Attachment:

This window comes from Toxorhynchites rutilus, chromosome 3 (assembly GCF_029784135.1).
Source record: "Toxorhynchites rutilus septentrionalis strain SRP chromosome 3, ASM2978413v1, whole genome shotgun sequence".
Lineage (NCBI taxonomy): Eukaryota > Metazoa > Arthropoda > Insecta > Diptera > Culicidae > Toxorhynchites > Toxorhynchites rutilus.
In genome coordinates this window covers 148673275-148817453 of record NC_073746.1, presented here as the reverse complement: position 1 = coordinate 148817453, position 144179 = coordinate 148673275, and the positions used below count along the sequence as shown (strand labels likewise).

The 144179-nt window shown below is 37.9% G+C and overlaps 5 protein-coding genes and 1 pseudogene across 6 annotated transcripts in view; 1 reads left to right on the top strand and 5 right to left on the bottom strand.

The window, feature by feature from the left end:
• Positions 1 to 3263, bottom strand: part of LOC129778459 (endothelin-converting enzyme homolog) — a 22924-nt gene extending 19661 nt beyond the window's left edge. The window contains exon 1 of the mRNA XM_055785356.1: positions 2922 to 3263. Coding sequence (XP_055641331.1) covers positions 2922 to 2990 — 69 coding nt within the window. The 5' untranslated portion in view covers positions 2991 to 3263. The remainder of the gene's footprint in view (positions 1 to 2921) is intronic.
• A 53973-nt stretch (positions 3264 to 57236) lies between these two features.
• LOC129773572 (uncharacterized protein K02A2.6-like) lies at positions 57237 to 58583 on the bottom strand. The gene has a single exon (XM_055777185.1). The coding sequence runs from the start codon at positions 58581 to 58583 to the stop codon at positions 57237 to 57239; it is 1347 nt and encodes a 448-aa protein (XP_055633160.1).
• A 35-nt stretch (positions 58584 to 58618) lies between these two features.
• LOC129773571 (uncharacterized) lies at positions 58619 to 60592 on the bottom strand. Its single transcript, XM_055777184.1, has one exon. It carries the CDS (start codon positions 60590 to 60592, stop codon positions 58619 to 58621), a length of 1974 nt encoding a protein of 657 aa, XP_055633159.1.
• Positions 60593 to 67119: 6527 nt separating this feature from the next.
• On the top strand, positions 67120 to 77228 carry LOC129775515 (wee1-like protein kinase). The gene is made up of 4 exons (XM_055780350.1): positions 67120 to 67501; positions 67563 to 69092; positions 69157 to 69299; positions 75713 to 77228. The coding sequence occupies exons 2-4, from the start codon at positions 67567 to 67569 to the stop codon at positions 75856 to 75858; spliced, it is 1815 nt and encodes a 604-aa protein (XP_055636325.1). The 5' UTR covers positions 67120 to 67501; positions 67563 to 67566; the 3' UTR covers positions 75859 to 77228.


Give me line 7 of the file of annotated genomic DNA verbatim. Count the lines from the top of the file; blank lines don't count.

• Positions 1 to 3263, bottom strand: part of LOC129778459 (endothelin-converting enzyme homolog) — a 22924-nt gene extending 19661 nt beyond the window's left edge. The window contains exon 1 of the mRNA XM_055785356.1: positions 2922 to 3263. Coding sequence (XP_055641331.1) covers positions 2922 to 2990 — 69 coding nt within the window. The 5' untranslated portion in view covers positions 2991 to 3263. The remainder of the gene's footprint in view (positions 1 to 2921) is intronic.